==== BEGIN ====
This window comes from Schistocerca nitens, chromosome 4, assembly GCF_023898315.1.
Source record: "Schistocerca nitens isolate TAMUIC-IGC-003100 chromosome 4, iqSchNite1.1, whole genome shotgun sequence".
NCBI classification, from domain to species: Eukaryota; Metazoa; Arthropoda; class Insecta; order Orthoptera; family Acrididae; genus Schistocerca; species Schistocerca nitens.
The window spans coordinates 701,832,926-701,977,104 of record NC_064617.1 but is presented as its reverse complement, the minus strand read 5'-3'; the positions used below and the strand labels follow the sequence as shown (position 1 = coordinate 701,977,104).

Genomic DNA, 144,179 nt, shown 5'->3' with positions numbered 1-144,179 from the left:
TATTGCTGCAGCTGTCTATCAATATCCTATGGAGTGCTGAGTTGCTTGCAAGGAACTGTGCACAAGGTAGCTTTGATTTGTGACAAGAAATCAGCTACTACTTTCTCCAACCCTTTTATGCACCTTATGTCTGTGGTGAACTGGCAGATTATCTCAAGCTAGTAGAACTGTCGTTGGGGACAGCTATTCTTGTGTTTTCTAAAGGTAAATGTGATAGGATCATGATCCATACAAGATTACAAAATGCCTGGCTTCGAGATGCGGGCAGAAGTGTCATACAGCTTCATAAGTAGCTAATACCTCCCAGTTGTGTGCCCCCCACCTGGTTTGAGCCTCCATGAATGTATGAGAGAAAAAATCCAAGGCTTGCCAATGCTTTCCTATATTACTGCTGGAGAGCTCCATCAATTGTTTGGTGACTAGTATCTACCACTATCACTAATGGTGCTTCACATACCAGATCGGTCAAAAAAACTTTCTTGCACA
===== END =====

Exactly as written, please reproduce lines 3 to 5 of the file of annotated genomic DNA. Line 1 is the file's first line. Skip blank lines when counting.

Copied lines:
NCBI classification, from domain to species: Eukaryota; Metazoa; Arthropoda; class Insecta; order Orthoptera; family Acrididae; genus Schistocerca; species Schistocerca nitens.
The window spans coordinates 701,832,926-701,977,104 of record NC_064617.1 but is presented as its reverse complement, the minus strand read 5'-3'; the positions used below and the strand labels follow the sequence as shown (position 1 = coordinate 701,977,104).

Genomic DNA, 144,179 nt, shown 5'->3' with positions numbered 1-144,179 from the left: